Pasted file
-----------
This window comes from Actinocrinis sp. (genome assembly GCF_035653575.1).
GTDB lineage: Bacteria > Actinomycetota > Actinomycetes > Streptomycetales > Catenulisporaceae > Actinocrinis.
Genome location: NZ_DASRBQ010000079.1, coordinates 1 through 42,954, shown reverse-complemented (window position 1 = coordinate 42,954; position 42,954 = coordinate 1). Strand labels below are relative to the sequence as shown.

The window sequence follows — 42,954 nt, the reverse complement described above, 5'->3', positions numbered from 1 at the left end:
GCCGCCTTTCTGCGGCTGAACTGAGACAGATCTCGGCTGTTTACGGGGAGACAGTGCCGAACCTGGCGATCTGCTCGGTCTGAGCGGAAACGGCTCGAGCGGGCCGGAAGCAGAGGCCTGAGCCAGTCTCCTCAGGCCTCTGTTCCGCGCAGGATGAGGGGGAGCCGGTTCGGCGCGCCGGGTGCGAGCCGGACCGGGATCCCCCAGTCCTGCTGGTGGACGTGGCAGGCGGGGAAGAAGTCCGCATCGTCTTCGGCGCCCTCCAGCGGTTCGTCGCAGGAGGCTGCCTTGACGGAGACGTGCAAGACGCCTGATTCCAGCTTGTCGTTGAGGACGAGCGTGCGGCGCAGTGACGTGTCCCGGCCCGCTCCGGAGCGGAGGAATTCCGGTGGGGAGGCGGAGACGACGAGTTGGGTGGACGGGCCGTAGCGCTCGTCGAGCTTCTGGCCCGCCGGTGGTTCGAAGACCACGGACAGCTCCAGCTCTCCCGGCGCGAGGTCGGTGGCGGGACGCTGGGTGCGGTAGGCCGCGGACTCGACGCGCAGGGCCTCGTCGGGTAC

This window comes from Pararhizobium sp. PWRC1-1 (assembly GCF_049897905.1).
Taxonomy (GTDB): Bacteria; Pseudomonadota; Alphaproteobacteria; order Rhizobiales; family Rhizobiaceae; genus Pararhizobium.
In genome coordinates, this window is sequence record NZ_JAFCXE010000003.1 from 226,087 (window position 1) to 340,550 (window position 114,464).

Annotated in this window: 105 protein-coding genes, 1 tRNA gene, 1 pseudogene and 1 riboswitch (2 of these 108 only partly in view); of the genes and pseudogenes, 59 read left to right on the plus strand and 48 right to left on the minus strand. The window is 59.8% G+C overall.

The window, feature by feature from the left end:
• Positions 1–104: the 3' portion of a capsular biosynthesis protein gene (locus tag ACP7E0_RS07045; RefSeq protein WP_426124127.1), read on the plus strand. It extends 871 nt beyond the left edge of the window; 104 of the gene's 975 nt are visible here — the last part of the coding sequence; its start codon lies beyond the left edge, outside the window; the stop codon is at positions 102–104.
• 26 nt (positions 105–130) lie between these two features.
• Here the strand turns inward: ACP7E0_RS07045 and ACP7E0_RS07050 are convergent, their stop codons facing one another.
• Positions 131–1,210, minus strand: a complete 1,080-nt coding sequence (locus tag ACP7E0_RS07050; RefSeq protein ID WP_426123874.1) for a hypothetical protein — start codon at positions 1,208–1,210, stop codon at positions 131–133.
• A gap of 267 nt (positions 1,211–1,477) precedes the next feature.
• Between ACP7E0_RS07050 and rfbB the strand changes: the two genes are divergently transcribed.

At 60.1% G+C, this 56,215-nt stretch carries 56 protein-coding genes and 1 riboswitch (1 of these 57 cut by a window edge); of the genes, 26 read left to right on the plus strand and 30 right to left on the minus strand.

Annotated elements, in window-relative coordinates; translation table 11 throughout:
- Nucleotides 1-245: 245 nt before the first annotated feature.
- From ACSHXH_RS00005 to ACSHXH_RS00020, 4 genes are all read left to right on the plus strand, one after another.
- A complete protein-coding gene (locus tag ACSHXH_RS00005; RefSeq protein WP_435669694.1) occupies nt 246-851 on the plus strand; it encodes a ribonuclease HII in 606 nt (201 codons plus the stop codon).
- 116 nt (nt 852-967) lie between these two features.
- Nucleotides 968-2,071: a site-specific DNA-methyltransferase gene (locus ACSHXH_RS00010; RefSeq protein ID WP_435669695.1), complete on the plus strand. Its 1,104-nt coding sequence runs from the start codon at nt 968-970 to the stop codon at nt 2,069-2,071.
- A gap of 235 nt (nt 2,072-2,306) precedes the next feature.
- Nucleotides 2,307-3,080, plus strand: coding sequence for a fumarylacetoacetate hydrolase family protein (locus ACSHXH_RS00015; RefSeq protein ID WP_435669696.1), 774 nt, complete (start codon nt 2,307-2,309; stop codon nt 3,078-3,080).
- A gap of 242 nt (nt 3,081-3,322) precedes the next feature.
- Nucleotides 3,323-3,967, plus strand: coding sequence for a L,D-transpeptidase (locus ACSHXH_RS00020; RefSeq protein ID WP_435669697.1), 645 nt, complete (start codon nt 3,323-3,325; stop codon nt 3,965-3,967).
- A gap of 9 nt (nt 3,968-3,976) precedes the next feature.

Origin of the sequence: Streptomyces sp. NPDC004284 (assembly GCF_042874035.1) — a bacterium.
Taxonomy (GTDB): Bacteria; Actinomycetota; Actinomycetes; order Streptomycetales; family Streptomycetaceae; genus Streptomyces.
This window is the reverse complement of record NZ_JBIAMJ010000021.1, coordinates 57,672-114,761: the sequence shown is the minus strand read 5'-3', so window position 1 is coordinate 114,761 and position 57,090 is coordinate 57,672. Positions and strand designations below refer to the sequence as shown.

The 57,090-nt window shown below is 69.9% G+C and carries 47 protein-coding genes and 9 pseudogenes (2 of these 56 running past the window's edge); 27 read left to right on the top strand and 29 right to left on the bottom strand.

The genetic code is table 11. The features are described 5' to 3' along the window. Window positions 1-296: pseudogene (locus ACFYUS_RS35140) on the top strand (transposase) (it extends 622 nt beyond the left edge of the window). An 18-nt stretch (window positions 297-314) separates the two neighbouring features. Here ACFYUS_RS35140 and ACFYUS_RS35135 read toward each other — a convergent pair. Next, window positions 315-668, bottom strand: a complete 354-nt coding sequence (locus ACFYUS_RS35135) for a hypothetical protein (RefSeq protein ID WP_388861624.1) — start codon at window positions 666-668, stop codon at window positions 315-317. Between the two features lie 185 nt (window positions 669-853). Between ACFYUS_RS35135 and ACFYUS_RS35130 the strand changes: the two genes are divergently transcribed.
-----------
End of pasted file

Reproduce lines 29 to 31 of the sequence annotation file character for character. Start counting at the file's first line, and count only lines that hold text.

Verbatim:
Origin of the sequence: Streptomyces sp. NPDC004284 (assembly GCF_042874035.1) — a bacterium.
Taxonomy (GTDB): Bacteria; Actinomycetota; Actinomycetes; order Streptomycetales; family Streptomycetaceae; genus Streptomyces.
This window is the reverse complement of record NZ_JBIAMJ010000021.1, coordinates 57,672-114,761: the sequence shown is the minus strand read 5'-3', so window position 1 is coordinate 114,761 and position 57,090 is coordinate 57,672. Positions and strand designations below refer to the sequence as shown.